### 2.2 Orthonormal frames

The fundamental element to construct well localized Wannier functions and the output of our algorithm is a Bloch frame depending smoothly on the wave vector . By definition, a Bloch frame (or, shortly, a frame) is a mapping from to an orthonormal basis of , such that each component satisfies the pseudo-periodicity property

(6) |

The latter condition expresses the fact that such functions are compatible with the symmetries of the family of projectors given by (4).

We emphasize that, despite the similarity in the notation, we do not assume that the functions are (the periodic part of) Bloch functions. It is only assumed that

while does not hold true in general. Such functions are sometimes called quasi-Bloch functions in the literature.

As already noticed [30], the existence of a smooth Bloch frame is not trivial in view of the competition between the smoothness of and the property (6), which encodes a global topological constraint. For instance, it is known that in some models with broken time-reversal symmetry (e. g. in the presence of a magnetic field or in a Chern insulator) there cannot exist any such continuous frame, due to a topological obstruction [11, 16, 2, 24].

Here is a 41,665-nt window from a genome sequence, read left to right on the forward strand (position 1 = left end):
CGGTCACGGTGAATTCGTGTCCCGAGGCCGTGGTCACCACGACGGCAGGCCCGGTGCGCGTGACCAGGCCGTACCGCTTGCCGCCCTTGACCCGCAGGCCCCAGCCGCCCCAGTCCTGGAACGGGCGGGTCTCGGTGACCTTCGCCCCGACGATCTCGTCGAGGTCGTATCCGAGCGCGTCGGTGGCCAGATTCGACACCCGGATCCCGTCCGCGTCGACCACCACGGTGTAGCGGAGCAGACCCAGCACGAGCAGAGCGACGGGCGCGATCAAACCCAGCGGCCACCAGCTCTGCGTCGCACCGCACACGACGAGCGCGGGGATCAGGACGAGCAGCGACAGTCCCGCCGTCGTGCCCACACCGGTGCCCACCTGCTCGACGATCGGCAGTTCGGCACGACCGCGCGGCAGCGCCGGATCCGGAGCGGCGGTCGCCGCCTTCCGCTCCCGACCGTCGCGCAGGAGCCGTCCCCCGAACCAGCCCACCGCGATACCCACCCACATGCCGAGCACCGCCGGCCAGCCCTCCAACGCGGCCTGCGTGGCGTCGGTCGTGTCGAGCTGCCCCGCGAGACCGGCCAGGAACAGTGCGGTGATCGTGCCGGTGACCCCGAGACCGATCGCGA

For two given frames and , we write for the matrix with entries

For a matrix , we write

Note that, if is a frame, then so is when the matrices are unitary for all values of . Similarly, for an operator , is obtained by applying to all components of independently. These conventions allow for a uniform notation whether are functions or coefficients in a basis set of size (in which case is a matrix, and the previous definitions are simply restatements of matrix multiplication rules).

### 2.3 Well localized Wannier functions

(Composite) Wannier functions are defined, for a given frame , by

(7) |

and the translations of these functions: